30 years on


USA Today celebrated its 30th anniversary issue, with bolder graphics and fonts (thanks! we can use larger fonts now).

Those papers we pick up outside our hotel rooms when traveling on business  (to be left behind at airport lounges).

Anyway. This issue features some “futurists” in each sector: urban architecture, space travel, transportation (Ford), internet (Twitter’s founder) etc…

A quote that jumps out of the page: “in the future, the world will be divided into two classes: those who are told by the machine what to do, and those who tell the machine what to do”.

Wow! unmanned cars which Google is currently test-driving. Electric cars = computers on wheels.

Information will be ubiquitous, like those electricity plugs we scarcely notice.

We will be 30 years older (just think back to 1982. Back then, a friend was “experimenting” with his personal computer).

Back then, we were transiting from cassette to CD, from a weak America into a stronger one (Carter was quoted as saying:” we have a crisis of confidence”), from being a debt-free nation into a debtor nation.

Now, Iran came in full circle.

30 years on.

A lot has happened, but then, nothing has been off-script: we still have an election, the economy is still in the top 3 along with the Arab Spring went south. Hatred incites, love unites. We need Buscalia (love Guru) and Moon (matchmaker).

30 years ago, we got the Concorde, Mc Donald Douglass and McDonald. Now only McDonald (even the Burger King near me was closed). A bounty is still out for the head of Rushdie, the writer in exile.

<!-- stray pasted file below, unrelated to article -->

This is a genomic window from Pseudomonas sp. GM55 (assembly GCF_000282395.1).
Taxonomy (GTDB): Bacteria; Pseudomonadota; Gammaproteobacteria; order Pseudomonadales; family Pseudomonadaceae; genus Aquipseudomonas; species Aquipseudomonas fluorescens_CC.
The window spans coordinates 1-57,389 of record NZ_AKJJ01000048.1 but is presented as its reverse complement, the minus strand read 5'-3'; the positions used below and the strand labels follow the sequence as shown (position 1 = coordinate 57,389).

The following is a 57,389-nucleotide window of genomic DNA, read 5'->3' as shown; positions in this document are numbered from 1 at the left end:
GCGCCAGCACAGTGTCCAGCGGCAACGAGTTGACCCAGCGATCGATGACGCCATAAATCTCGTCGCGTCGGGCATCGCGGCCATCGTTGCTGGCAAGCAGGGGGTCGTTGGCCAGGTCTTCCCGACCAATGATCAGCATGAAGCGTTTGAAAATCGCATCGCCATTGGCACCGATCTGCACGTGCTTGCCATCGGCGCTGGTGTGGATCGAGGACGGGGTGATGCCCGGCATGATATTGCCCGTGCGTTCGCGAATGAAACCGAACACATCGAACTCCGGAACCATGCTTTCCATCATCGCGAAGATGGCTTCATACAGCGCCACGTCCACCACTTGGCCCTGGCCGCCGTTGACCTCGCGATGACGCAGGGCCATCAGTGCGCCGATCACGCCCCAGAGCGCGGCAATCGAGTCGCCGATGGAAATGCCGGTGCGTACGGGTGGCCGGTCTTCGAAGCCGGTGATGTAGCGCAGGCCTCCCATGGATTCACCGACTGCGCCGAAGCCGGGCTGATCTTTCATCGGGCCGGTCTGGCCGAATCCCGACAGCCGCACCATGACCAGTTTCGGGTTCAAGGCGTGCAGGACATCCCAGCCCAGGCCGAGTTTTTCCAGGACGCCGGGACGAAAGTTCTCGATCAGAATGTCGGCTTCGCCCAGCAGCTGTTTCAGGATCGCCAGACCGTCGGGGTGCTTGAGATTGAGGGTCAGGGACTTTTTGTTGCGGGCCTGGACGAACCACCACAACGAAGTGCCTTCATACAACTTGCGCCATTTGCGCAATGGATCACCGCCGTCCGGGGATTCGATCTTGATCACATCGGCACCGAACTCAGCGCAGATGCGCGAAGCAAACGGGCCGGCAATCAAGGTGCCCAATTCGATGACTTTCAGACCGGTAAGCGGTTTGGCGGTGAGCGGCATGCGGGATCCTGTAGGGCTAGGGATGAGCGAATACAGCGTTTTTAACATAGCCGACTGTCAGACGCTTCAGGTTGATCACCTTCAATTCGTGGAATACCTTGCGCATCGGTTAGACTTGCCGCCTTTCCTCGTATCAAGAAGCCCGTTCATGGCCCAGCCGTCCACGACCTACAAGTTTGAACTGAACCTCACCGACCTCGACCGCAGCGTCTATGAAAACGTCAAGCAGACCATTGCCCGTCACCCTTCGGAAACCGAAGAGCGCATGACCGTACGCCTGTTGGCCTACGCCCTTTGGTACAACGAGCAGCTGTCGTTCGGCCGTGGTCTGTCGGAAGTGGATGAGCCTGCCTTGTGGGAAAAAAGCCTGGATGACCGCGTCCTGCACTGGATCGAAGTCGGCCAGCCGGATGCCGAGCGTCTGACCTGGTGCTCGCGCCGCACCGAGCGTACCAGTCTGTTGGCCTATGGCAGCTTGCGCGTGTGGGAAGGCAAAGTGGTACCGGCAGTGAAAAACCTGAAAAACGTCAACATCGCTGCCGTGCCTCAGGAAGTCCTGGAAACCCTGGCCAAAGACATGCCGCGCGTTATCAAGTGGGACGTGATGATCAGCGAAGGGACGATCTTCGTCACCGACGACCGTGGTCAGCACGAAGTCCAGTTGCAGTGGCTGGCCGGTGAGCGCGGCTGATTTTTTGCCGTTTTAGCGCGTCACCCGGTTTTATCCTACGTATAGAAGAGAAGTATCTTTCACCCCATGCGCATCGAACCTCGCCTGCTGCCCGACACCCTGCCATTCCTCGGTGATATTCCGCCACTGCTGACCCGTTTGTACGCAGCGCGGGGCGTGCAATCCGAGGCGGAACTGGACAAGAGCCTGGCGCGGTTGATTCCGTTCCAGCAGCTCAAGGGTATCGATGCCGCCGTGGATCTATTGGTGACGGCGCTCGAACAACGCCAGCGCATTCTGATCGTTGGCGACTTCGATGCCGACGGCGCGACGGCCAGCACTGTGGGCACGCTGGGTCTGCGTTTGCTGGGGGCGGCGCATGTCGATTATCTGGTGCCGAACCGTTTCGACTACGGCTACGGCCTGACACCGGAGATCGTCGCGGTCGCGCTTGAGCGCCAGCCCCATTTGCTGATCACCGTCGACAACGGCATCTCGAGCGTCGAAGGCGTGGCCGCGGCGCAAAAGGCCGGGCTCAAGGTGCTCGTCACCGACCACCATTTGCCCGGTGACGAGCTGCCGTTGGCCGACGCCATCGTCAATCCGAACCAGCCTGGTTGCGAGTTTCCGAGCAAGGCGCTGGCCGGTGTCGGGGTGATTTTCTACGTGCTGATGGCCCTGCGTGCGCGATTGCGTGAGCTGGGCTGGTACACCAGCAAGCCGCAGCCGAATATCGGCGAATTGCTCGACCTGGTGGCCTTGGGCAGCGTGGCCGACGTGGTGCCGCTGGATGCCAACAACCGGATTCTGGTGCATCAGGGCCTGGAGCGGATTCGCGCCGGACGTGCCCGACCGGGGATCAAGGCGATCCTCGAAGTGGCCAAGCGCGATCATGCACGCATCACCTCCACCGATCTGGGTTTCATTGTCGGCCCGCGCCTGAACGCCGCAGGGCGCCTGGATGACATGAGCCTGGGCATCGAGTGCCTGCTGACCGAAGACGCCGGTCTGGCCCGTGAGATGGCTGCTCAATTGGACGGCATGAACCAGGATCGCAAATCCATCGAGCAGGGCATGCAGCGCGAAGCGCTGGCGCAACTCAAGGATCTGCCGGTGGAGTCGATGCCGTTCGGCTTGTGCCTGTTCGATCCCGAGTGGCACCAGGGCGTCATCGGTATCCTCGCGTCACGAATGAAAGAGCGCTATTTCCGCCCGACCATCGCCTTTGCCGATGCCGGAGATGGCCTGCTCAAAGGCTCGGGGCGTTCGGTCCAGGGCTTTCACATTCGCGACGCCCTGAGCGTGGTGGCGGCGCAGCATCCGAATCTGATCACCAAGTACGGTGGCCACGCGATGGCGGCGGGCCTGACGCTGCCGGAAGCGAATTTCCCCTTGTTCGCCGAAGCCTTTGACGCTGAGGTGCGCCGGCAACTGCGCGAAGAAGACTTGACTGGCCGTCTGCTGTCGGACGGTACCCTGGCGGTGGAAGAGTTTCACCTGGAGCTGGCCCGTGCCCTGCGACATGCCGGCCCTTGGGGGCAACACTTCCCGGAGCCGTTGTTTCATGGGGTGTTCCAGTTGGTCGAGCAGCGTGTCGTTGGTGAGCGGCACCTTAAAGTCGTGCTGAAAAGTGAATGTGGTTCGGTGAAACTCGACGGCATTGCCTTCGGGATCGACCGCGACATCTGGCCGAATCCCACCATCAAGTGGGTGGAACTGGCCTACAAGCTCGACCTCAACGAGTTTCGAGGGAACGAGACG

I heard in Detroit, houses were foreclosed section by section, and sold for 5K, but no one dared to come in and be the first penguin.

30 years on. Where would you be after paying off the house and college loan. Will you be driving an EV?  a domestic?

Will we do away with laptop as we now do with desktop (BTW, the father of laptop has just died. He brought friendly design to computers ).

It’s in the American character to “make things happen” instead of “letting history happen to you” (quoted Marc Andreessen).

30 years on. We will all be writing our memoirs (lots of time on hand). WordPress will be bought out by other photo and video sites, perhaps Google. Then when we search for someone or some place, it will show all the tweets and Likes, Linkedin’s profile and blog, video,  Google photos and Facebook social graphs).  

Our “ego-sphere” will be stored in the Cloud (reminds me of Augustinian line “our soul is anchored in the heavenly, no wonders we feel restless unless we find rest in Thee). Deep search will  not be just for private investigators.

Then we will have privacy issues just as in Electronic Medical Records. In an accident, the EV will pop up our medical conditions for first responders to attend to. It’s a bold new world. Can’t wait to grow old. Aging will be a cool thing, and not jeered at (especially when we can afford spare artificial organs) (see my other blog on NEVER LET ME GO) . We will stay active in the cities and don’t have to move to Cocoa Beach, Florida (home of the USA Today founder). 30 years ago, even while escaping to Bali or Bahamas, we couldn’t wait to get online (You’ve Got Mail). 30 years on, we can’t wait to get offline. Maybe the hotel still leave a copy of USA Today outside the door. This time, definitely in bolder prints.

Advertisements

Leave a Reply

Fill in your details below or click an icon to log in:

WordPress.com Logo

You are commenting using your WordPress.com account. Log Out / Change )

Twitter picture

You are commenting using your Twitter account. Log Out / Change )

Facebook photo

You are commenting using your Facebook account. Log Out / Change )

Google+ photo

You are commenting using your Google+ account. Log Out / Change )

Connecting to %s